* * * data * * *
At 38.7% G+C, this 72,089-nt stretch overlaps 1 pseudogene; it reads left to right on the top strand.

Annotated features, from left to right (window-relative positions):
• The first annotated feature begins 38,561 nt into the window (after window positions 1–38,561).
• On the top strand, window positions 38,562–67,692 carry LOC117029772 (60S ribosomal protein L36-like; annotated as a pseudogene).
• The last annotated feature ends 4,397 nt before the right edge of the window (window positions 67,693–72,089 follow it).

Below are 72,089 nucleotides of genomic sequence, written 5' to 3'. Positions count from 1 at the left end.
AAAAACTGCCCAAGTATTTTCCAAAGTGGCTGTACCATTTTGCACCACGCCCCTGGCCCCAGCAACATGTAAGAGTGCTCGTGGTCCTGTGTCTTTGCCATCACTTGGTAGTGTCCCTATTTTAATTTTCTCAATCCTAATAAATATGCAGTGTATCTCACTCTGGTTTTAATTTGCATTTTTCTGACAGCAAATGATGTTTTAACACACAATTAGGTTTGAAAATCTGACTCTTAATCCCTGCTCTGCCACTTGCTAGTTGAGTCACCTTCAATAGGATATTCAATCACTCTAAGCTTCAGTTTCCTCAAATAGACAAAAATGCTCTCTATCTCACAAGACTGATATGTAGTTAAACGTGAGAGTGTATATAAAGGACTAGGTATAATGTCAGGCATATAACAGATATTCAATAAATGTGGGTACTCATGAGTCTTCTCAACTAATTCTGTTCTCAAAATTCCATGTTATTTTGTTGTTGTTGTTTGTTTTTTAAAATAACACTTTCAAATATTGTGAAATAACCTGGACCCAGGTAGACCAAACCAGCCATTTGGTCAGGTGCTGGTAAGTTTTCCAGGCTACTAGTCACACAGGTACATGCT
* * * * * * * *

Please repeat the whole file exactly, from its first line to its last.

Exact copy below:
At 38.7% G+C, this 72,089-nt stretch overlaps 1 pseudogene; it reads left to right on the top strand.

Annotated features, from left to right (window-relative positions):
• The first annotated feature begins 38,561 nt into the window (after window positions 1–38,561).
• On the top strand, window positions 38,562–67,692 carry LOC117029772 (60S ribosomal protein L36-like; annotated as a pseudogene).
• The last annotated feature ends 4,397 nt before the right edge of the window (window positions 67,693–72,089 follow it).

Below are 72,089 nucleotides of genomic sequence, written 5' to 3'. Positions count from 1 at the left end.
AAAAACTGCCCAAGTATTTTCCAAAGTGGCTGTACCATTTTGCACCACGCCCCTGGCCCCAGCAACATGTAAGAGTGCTCGTGGTCCTGTGTCTTTGCCATCACTTGGTAGTGTCCCTATTTTAATTTTCTCAATCCTAATAAATATGCAGTGTATCTCACTCTGGTTTTAATTTGCATTTTTCTGACAGCAAATGATGTTTTAACACACAATTAGGTTTGAAAATCTGACTCTTAATCCCTGCTCTGCCACTTGCTAGTTGAGTCACCTTCAATAGGATATTCAATCACTCTAAGCTTCAGTTTCCTCAAATAGACAAAAATGCTCTCTATCTCACAAGACTGATATGTAGTTAAACGTGAGAGTGTATATAAAGGACTAGGTATAATGTCAGGCATATAACAGATATTCAATAAATGTGGGTACTCATGAGTCTTCTCAACTAATTCTGTTCTCAAAATTCCATGTTATTTTGTTGTTGTTGTTTGTTTTTTAAAATAACACTTTCAAATATTGTGAAATAACCTGGACCCAGGTAGACCAAACCAGCCATTTGGTCAGGTGCTGGTAAGTTTTCCAGGCTACTAGTCACACAGGTACATGCT